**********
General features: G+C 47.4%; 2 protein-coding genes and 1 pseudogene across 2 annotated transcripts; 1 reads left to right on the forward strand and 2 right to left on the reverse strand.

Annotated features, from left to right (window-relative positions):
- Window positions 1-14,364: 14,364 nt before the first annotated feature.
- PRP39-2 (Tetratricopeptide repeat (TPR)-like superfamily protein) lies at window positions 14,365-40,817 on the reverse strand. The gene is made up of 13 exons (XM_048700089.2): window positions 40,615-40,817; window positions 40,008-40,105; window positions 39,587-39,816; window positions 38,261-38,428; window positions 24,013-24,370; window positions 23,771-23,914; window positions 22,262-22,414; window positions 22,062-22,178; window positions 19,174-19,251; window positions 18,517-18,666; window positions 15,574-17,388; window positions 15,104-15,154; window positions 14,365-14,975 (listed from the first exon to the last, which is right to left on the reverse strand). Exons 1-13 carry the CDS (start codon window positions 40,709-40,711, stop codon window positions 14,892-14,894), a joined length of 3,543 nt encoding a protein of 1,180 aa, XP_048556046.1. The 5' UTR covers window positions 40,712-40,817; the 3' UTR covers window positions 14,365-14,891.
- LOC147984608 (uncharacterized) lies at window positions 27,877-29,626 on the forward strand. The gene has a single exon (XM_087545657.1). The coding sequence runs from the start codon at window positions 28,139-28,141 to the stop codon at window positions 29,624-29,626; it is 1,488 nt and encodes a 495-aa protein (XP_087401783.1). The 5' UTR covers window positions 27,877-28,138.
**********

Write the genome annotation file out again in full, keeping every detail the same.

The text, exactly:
General features: G+C 47.4%; 2 protein-coding genes and 1 pseudogene across 2 annotated transcripts; 1 reads left to right on the forward strand and 2 right to left on the reverse strand.

Annotated features, from left to right (window-relative positions):
- Window positions 1-14,364: 14,364 nt before the first annotated feature.
- PRP39-2 (Tetratricopeptide repeat (TPR)-like superfamily protein) lies at window positions 14,365-40,817 on the reverse strand. The gene is made up of 13 exons (XM_048700089.2): window positions 40,615-40,817; window positions 40,008-40,105; window positions 39,587-39,816; window positions 38,261-38,428; window positions 24,013-24,370; window positions 23,771-23,914; window positions 22,262-22,414; window positions 22,062-22,178; window positions 19,174-19,251; window positions 18,517-18,666; window positions 15,574-17,388; window positions 15,104-15,154; window positions 14,365-14,975 (listed from the first exon to the last, which is right to left on the reverse strand). Exons 1-13 carry the CDS (start codon window positions 40,709-40,711, stop codon window positions 14,892-14,894), a joined length of 3,543 nt encoding a protein of 1,180 aa, XP_048556046.1. The 5' UTR covers window positions 40,712-40,817; the 3' UTR covers window positions 14,365-14,891.
- LOC147984608 (uncharacterized) lies at window positions 27,877-29,626 on the forward strand. The gene has a single exon (XM_087545657.1). The coding sequence runs from the start codon at window positions 28,139-28,141 to the stop codon at window positions 29,624-29,626; it is 1,488 nt and encodes a 495-aa protein (XP_087401783.1). The 5' UTR covers window positions 27,877-28,138.